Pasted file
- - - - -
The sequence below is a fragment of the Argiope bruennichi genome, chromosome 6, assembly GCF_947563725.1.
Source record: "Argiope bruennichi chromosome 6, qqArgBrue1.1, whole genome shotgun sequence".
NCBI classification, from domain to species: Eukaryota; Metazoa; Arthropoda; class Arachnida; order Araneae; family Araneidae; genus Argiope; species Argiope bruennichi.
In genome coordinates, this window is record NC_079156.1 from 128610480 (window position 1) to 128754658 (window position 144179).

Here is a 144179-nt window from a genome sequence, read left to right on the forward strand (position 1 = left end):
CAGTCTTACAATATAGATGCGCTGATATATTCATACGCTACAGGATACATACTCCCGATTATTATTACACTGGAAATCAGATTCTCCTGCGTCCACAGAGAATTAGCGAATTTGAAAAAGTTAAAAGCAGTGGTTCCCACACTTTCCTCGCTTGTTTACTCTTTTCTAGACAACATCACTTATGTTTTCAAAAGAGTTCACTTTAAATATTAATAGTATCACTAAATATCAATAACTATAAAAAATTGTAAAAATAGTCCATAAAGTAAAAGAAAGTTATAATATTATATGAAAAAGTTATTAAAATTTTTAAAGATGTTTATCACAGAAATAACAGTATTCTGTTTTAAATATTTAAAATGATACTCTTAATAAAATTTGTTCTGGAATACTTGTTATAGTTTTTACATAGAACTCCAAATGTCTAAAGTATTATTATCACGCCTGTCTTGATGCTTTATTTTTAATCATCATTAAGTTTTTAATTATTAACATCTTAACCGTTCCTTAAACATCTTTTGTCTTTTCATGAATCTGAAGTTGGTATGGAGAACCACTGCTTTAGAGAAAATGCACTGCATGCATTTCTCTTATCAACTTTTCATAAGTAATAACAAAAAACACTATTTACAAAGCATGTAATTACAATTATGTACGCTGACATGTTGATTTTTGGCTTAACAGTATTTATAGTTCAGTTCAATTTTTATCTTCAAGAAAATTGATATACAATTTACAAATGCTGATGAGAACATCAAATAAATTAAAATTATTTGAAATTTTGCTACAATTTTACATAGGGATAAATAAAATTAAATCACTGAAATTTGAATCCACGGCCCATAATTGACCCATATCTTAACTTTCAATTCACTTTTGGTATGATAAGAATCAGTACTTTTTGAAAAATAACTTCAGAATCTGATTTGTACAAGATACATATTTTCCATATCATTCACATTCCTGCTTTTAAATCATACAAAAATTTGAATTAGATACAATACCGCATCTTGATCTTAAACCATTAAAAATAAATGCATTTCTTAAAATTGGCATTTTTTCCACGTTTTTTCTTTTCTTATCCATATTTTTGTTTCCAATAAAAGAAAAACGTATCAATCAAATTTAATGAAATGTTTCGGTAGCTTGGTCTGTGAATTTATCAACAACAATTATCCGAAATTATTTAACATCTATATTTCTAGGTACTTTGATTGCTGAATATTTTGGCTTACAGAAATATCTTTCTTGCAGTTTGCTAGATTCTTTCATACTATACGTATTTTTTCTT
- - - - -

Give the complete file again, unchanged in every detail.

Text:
The sequence below is a fragment of the Argiope bruennichi genome, chromosome 6, assembly GCF_947563725.1.
Source record: "Argiope bruennichi chromosome 6, qqArgBrue1.1, whole genome shotgun sequence".
NCBI classification, from domain to species: Eukaryota; Metazoa; Arthropoda; class Arachnida; order Araneae; family Araneidae; genus Argiope; species Argiope bruennichi.
In genome coordinates, this window is record NC_079156.1 from 128610480 (window position 1) to 128754658 (window position 144179).

Here is a 144179-nt window from a genome sequence, read left to right on the forward strand (position 1 = left end):
CAGTCTTACAATATAGATGCGCTGATATATTCATACGCTACAGGATACATACTCCCGATTATTATTACACTGGAAATCAGATTCTCCTGCGTCCACAGAGAATTAGCGAATTTGAAAAAGTTAAAAGCAGTGGTTCCCACACTTTCCTCGCTTGTTTACTCTTTTCTAGACAACATCACTTATGTTTTCAAAAGAGTTCACTTTAAATATTAATAGTATCACTAAATATCAATAACTATAAAAAATTGTAAAAATAGTCCATAAAGTAAAAGAAAGTTATAATATTATATGAAAAAGTTATTAAAATTTTTAAAGATGTTTATCACAGAAATAACAGTATTCTGTTTTAAATATTTAAAATGATACTCTTAATAAAATTTGTTCTGGAATACTTGTTATAGTTTTTACATAGAACTCCAAATGTCTAAAGTATTATTATCACGCCTGTCTTGATGCTTTATTTTTAATCATCATTAAGTTTTTAATTATTAACATCTTAACCGTTCCTTAAACATCTTTTGTCTTTTCATGAATCTGAAGTTGGTATGGAGAACCACTGCTTTAGAGAAAATGCACTGCATGCATTTCTCTTATCAACTTTTCATAAGTAATAACAAAAAACACTATTTACAAAGCATGTAATTACAATTATGTACGCTGACATGTTGATTTTTGGCTTAACAGTATTTATAGTTCAGTTCAATTTTTATCTTCAAGAAAATTGATATACAATTTACAAATGCTGATGAGAACATCAAATAAATTAAAATTATTTGAAATTTTGCTACAATTTTACATAGGGATAAATAAAATTAAATCACTGAAATTTGAATCCACGGCCCATAATTGACCCATATCTTAACTTTCAATTCACTTTTGGTATGATAAGAATCAGTACTTTTTGAAAAATAACTTCAGAATCTGATTTGTACAAGATACATATTTTCCATATCATTCACATTCCTGCTTTTAAATCATACAAAAATTTGAATTAGATACAATACCGCATCTTGATCTTAAACCATTAAAAATAAATGCATTTCTTAAAATTGGCATTTTTTCCACGTTTTTTCTTTTCTTATCCATATTTTTGTTTCCAATAAAAGAAAAACGTATCAATCAAATTTAATGAAATGTTTCGGTAGCTTGGTCTGTGAATTTATCAACAACAATTATCCGAAATTATTTAACATCTATATTTCTAGGTACTTTGATTGCTGAATATTTTGGCTTACAGAAATATCTTTCTTGCAGTTTGCTAGATTCTTTCATACTATACGTATTTTTTCTT